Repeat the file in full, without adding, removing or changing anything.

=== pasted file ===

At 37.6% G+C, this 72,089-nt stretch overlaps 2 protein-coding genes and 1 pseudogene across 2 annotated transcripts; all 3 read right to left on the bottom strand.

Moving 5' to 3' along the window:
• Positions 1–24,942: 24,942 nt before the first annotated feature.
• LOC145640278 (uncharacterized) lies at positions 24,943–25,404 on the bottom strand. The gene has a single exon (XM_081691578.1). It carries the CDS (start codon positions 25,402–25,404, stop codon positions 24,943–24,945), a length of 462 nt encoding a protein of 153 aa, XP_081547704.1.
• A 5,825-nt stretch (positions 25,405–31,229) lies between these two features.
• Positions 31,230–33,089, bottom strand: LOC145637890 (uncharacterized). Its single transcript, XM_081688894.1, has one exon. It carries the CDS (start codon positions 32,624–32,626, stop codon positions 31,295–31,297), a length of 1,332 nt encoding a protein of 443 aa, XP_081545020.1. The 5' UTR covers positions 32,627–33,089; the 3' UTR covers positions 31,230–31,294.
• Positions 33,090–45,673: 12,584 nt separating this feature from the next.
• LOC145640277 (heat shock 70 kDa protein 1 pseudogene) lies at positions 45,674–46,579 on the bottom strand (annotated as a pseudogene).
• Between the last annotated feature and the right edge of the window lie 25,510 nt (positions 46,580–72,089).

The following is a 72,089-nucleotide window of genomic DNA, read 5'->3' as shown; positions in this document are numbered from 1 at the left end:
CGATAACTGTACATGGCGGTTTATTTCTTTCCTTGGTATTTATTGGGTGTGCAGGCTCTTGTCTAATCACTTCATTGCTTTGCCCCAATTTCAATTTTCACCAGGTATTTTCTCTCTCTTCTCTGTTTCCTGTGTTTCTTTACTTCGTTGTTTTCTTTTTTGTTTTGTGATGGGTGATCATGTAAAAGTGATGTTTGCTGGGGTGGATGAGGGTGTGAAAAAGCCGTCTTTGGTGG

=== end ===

At 37.6% G+C, this 72,089-nt stretch overlaps 2 protein-coding genes and 1 pseudogene across 2 annotated transcripts; all 3 read right to left on the bottom strand.

Moving 5' to 3' along the window:
• Positions 1–24,942: 24,942 nt before the first annotated feature.
• LOC145640278 (uncharacterized) lies at positions 24,943–25,404 on the bottom strand. The gene has a single exon (XM_081691578.1). It carries the CDS (start codon positions 25,402–25,404, stop codon positions 24,943–24,945), a length of 462 nt encoding a protein of 153 aa, XP_081547704.1.
• A 5,825-nt stretch (positions 25,405–31,229) lies between these two features.
• Positions 31,230–33,089, bottom strand: LOC145637890 (uncharacterized). Its single transcript, XM_081688894.1, has one exon. It carries the CDS (start codon positions 32,624–32,626, stop codon positions 31,295–31,297), a length of 1,332 nt encoding a protein of 443 aa, XP_081545020.1. The 5' UTR covers positions 32,627–33,089; the 3' UTR covers positions 31,230–31,294.
• Positions 33,090–45,673: 12,584 nt separating this feature from the next.
• LOC145640277 (heat shock 70 kDa protein 1 pseudogene) lies at positions 45,674–46,579 on the bottom strand (annotated as a pseudogene).
• Between the last annotated feature and the right edge of the window lie 25,510 nt (positions 46,580–72,089).

The following is a 72,089-nucleotide window of genomic DNA, read 5'->3' as shown; positions in this document are numbered from 1 at the left end:
CGATAACTGTACATGGCGGTTTATTTCTTTCCTTGGTATTTATTGGGTGTGCAGGCTCTTGTCTAATCACTTCATTGCTTTGCCCCAATTTCAATTTTCACCAGGTATTTTCTCTCTCTTCTCTGTTTCCTGTGTTTCTTTACTTCGTTGTTTTCTTTTTTGTTTTGTGATGGGTGATCATGTAAAAGTGATGTTTGCTGGGGTGGATGAGGGTGTGAAAAAGCCGTCTTTGGTGG